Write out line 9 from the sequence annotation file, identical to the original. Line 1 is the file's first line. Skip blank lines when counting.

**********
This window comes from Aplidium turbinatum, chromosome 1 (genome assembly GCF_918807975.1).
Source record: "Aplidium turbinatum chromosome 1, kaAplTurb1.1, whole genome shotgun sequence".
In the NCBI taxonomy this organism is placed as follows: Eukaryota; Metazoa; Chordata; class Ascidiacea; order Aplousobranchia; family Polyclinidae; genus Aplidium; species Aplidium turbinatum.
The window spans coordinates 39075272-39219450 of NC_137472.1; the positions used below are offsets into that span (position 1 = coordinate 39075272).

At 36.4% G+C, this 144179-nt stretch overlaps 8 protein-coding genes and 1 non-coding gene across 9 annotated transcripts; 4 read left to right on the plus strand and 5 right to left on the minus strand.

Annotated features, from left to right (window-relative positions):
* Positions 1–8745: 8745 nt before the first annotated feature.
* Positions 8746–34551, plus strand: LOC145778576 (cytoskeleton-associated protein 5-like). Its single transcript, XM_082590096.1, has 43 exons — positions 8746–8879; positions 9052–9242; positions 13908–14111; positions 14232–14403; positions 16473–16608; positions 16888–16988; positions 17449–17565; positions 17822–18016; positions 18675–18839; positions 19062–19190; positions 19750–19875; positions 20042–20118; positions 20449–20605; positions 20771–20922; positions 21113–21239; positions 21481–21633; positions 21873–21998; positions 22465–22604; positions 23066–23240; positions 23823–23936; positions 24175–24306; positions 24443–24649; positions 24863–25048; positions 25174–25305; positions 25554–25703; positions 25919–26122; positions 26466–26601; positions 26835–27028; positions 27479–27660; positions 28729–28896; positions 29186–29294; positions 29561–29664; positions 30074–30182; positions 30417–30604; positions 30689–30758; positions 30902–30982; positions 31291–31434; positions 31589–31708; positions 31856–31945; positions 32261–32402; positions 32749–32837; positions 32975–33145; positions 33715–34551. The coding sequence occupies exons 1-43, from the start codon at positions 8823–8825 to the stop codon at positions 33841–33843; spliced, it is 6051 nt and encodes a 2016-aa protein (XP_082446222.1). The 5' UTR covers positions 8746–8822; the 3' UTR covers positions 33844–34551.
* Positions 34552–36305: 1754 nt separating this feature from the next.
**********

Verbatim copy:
* Positions 34552–36305: 1754 nt separating this feature from the next.